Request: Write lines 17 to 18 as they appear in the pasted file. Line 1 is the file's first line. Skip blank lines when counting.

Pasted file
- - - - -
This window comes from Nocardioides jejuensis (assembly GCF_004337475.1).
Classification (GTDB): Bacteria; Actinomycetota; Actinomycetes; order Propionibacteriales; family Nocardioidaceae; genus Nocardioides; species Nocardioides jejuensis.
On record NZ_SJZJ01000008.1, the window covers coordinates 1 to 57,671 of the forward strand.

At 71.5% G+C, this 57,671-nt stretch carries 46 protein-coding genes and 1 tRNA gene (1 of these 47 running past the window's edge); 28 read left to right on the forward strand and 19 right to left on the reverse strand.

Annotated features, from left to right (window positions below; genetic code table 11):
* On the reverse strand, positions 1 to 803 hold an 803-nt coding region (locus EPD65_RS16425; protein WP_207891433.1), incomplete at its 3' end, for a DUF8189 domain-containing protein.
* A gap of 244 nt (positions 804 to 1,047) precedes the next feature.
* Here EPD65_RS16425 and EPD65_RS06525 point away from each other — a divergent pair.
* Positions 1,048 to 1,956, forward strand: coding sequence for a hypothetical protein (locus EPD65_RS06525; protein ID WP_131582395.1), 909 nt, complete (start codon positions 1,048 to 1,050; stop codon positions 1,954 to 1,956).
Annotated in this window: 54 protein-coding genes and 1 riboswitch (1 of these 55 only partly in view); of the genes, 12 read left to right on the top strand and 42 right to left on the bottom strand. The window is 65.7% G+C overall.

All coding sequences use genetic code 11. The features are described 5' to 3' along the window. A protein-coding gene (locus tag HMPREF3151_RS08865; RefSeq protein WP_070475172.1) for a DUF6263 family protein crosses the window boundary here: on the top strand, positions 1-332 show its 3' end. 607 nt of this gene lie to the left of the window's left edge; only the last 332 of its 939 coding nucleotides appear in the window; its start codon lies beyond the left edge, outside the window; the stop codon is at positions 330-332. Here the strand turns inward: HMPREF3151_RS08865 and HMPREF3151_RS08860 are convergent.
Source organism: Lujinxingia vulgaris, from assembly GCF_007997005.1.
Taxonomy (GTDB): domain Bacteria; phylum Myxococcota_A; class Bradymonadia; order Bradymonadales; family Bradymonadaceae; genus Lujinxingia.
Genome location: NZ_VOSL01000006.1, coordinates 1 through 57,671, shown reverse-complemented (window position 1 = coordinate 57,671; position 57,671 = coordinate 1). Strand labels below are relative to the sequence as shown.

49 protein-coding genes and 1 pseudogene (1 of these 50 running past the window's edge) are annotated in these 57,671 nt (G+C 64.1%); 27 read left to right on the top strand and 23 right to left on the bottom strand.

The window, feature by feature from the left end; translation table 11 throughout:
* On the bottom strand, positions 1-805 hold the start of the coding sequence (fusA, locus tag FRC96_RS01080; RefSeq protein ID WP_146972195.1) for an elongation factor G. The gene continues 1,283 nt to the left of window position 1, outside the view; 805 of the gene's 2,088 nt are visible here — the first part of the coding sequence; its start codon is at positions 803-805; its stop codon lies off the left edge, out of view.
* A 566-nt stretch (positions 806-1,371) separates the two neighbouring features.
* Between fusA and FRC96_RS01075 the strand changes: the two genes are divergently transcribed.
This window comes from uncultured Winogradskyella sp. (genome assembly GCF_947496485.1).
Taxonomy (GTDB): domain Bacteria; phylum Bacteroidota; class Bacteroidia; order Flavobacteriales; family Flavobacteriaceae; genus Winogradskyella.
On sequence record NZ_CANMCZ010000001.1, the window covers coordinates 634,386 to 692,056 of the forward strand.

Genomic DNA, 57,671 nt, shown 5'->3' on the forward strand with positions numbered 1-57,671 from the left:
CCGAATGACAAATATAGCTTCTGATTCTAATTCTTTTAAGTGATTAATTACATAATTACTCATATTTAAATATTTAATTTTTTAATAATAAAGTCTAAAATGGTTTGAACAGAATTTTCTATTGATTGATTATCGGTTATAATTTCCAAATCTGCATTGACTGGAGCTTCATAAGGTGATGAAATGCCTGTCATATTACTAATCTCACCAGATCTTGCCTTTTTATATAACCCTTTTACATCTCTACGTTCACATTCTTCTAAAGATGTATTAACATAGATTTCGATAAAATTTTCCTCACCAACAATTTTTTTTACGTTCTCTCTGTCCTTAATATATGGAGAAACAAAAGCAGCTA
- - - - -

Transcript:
* On the bottom strand, positions 1-805 hold the start of the coding sequence (fusA, locus tag FRC96_RS01080; RefSeq protein ID WP_146972195.1) for an elongation factor G. The gene continues 1,283 nt to the left of window position 1, outside the view; 805 of the gene's 2,088 nt are visible here — the first part of the coding sequence; its start codon is at positions 803-805; its stop codon lies off the left edge, out of view.
* A 566-nt stretch (positions 806-1,371) separates the two neighbouring features.